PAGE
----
End of life / end of service products are best phased out sooner rather than retaining them in catalogue and lamenting about low margins. Organisations need to keep a constant watch of their portfolio and churn it as required. There is no point crying over spilt milk that the realisation from deals is pathetic.

Choose your customer

This may sound like a utopian situation in sales. But if sellers identify the right segments and clients to focus on, they have a better chance of meeting the profitability targets. Typically, organisations prefer a blend of corporate and public sector business to take care of their business cycle. Corporate businesses provide the bottom line, while government businesses provide scale and help to absorb any shocks from downturns. Whatever may be the segment mix opted by the organisation, the endeavour of the seller must be to achieve the bottom-line target set for each class of customer. Even within an industry it may be prudent to pick deals, with some discount, from a player who pays upfront than from another who delays the payment.

Profitability across Sell-Bill-Collect cycles

Large bid/pursuit meetings in organisations are mostly led by sales/pre-sales functions. Delivery is roped in for a technical sign off, and finance and legal are brought in to offer advice on the risks and rewards.  Structured bid management process which envisions the Sales, Delivery, and Receivables cycle results in systematic elimination of risks with mitigations. Deals in which “Pricing calls” are taken purely to win the contract have greater probability of turning to red in subsequent phases.

For small and medium size deals, looking at terms of purchase in total covering price, quantity, logistics/delivery, and payment termsis a better approach. In short business acumen coupled with financial acumen will lead to a lucrative business.

Good negotiation is not a proxy for poor selling

Death and taxes are inevitable in life and so is negotiation! This tug of war exercise is dreaded and liked by sellers and procurement professionals. Smart sellers cut above the rest by negotiating not only for price but also for value and access with prospects. If value comes first, price will come last and vice versa. Sellers who exercise greater deal qualification and control are better placed to win the deal.  Month, quarter and year ends are vulnerable and trying times for sellers in the pursuit for profitable deals. The need of the hour forces sellers and organisations to bend if not buckle under pricing pressure. There is a simple yet tough solution to address this issue and that is having a healthy pipeline of closable deals.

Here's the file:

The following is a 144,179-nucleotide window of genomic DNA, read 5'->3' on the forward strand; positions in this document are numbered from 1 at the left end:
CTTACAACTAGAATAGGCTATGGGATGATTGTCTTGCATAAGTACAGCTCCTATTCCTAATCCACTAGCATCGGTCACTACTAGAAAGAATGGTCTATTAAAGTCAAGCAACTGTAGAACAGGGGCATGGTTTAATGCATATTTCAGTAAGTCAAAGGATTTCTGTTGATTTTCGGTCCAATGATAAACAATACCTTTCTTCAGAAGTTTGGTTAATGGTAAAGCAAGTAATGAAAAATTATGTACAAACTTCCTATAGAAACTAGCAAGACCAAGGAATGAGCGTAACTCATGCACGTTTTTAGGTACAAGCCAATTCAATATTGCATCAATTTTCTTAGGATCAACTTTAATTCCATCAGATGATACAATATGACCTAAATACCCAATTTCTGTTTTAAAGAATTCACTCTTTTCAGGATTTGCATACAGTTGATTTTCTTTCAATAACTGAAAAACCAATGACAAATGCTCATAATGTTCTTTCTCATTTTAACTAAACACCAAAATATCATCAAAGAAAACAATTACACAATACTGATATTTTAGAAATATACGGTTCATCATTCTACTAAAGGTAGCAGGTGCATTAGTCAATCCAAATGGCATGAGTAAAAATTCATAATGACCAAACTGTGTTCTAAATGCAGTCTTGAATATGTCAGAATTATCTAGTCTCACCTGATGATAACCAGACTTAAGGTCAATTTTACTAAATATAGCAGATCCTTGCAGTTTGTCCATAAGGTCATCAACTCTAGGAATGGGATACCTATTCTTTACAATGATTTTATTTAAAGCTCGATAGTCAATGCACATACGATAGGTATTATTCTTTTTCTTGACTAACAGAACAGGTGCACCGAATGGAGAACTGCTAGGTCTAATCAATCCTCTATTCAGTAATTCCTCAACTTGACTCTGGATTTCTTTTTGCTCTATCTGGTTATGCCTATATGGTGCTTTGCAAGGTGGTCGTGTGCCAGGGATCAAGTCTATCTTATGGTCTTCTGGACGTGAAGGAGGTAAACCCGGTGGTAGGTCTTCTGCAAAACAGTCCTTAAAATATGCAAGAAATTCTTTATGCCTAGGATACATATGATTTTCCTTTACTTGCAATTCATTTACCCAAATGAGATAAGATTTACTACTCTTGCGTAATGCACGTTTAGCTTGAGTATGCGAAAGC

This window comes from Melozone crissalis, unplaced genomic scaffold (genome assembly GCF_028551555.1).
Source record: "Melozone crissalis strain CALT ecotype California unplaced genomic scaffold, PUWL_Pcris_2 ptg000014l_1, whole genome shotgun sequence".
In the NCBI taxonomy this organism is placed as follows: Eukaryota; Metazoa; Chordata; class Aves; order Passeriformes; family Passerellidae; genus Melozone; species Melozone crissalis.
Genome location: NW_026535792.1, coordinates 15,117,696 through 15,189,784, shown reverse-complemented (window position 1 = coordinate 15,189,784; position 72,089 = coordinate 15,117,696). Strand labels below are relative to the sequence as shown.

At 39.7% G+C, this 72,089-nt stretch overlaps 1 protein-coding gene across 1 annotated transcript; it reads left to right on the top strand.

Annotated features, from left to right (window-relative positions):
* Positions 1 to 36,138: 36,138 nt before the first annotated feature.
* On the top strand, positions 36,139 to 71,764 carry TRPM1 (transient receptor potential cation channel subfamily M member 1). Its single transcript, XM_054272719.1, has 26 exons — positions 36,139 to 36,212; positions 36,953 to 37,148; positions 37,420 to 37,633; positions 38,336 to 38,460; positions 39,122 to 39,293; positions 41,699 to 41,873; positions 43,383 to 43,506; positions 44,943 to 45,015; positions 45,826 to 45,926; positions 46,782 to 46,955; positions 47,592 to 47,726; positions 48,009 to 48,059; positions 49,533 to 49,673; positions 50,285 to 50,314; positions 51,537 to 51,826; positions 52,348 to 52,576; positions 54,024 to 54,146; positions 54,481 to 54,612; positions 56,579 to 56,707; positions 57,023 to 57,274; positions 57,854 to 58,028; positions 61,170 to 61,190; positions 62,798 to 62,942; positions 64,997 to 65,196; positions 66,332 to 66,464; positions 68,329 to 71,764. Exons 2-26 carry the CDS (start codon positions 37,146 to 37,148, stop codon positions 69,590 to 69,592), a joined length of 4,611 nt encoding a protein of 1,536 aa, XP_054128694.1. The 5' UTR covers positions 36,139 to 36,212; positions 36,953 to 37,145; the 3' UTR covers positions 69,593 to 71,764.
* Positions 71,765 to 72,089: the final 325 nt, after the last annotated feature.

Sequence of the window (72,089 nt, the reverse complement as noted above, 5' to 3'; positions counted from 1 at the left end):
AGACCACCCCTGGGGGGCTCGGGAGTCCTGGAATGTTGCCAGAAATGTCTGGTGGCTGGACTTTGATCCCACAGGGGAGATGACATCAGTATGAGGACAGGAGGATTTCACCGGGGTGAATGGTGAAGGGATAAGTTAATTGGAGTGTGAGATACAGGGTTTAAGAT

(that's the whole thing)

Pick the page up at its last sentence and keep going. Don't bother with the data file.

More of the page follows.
Summing it up

Profitability of the organisation is contingent upon many factors. But sellers (sales executives and sales managers) and sales teams who are the ambassadors have a pivotal role to play. Their orientation towards numbers and quest for profits needs to be systemically driven from the top.

Contact us to learn more about how your sales teams can generate more profit.

Prasad Panapakkam is a Senior Manager with extensive experience in management consulting and is now in the coaching space. With over two decades of experience in sales and client engagement, ‘Professor Prasad’ as his colleagues call him, has served clients in various industries in areas like Business performance improvement, IT strategy and Functional excellence.
Swetha Sitaraman is a Business Content and Communications Manager who spent 15 years working with British Diplomats. She creates and edits content assets that include articles, case studies, company profiles and thought leadership interviews along with handling internal communication. When she is not immersed in a sea of words, Swetha enjoys diving into the world of watercolours.